As the pace of Albany’s budget negotiations quickens and state officials governor work to close a $2.3 billion hole, critical funding priorities remain. One involves the plight of direct support professionals and the not-for-profits that hire them.
That group is asking for $55 million more in statewide funding to increase hourly pay from minimum wage standards to living wage. Average salaries for direct support professionals would be $17.72 in the New York City/Long Island region and $15.54 in other parts of New York.
Direct support professionals argue persuasively that they are the “linchpin of the system of support for more than 130,000 people with developmental disabilities in New York.” More than 110,000 direct support professionals, 97,000 of whom work for nonprofit agencies, enable those they benefit to live better lives.
The problem is the money. Advocates make a fair point when they say that the demands of the job far exceed the pay, with hourly wages between $11.10 and $14.60.
One of the unintended consequences of state minimum wage policies and a tight job market is that direct service professionals can make more money at a fast food restaurant or in retail, for example, where managers and owners increase may wages $2 to $3 an hour to attract workers.
That’s happening. The work might be less fulfilling and not in line with the goals of many college graduates who want to work with the developmentally disabled, but they still have to pay the rent and keep the lights on.
Organizations such as People Inc. that heavily depend upon state funding to pay their direct support professionals are asking for a living wage. It would slow the churn.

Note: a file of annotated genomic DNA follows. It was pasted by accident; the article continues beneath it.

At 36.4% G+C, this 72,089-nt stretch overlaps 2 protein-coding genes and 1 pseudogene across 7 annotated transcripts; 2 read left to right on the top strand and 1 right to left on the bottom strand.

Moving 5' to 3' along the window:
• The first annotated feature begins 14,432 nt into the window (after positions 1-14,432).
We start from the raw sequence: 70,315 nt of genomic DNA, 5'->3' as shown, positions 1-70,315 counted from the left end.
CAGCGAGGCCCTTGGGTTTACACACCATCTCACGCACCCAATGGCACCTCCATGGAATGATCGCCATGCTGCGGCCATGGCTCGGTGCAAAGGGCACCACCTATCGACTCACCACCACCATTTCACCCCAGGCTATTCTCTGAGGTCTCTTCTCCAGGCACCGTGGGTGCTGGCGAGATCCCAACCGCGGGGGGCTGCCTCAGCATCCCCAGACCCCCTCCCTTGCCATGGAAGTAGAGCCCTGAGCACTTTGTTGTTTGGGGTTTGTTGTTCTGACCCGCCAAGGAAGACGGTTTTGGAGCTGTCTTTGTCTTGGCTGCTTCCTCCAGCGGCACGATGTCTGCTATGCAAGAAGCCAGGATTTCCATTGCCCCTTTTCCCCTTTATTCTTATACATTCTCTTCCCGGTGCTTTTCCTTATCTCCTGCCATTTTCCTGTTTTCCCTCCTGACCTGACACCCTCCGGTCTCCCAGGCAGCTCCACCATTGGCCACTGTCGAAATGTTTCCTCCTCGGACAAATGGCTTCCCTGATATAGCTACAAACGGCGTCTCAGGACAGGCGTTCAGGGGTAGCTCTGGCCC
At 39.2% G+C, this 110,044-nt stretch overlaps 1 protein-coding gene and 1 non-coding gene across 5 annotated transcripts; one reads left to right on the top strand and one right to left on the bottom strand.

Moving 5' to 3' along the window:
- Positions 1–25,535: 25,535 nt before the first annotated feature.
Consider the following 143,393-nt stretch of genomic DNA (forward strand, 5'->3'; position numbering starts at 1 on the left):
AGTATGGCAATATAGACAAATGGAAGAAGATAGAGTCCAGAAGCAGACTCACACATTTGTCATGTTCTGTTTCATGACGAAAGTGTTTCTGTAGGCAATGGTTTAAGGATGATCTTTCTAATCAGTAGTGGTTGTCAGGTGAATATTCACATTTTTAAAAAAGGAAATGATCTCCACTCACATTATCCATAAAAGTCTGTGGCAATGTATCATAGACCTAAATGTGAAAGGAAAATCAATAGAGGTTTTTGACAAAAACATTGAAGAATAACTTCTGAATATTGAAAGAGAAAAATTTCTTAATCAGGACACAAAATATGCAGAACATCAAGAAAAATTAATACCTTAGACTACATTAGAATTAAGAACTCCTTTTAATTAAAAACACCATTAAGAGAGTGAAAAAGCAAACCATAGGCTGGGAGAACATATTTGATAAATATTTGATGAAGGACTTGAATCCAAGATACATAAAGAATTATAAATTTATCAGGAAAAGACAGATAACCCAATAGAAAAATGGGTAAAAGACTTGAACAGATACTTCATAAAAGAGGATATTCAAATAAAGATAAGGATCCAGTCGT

Data from 2018 demonstrate the need. Turnover and vacancy rates are soaring: 14.3 percent of all DSP jobs were vacant last year, up almost 80 percent from 2014, when the rate was 8 percent.
Staff turnover, meanwhile, is at a peak at 26.4 percent, up nearly 40 percent since 2014 when it was still high at 19 percent. More than 12 million overtime hours were logged, up 88 percent from 2014.
The workforce is heavily populated by women, African-American and Hispanic/Latin community members. Like other industries that have been under pressure, those employing direct support professionals find themselves unable to react to the current marketplace forces. In this case, wage increases are needed to keep and attract vital workers. The companies should also commit to reviewing their policies and procedures to ensure they are using their resources effectively.
The direct service professionals’ campaign points to the final 2017-18 state budget that included funding for the first two phases toward a living wage. However, an additional four installments are necessary to fulfill that living wage.
Gov. Andrew M. Cuomo, they say, agreed a couple of years ago to the six-phase, committing to the first two phases but not the rest. The increase is included in the Assembly and Senate one-house budget bills, which offers hope for negotiation.
Legislators and the governor must cobble together a budget that is fair and affordable. In doing so, they should consider the case of direct support professionals and, more importantly, the largely voiceless population they serve.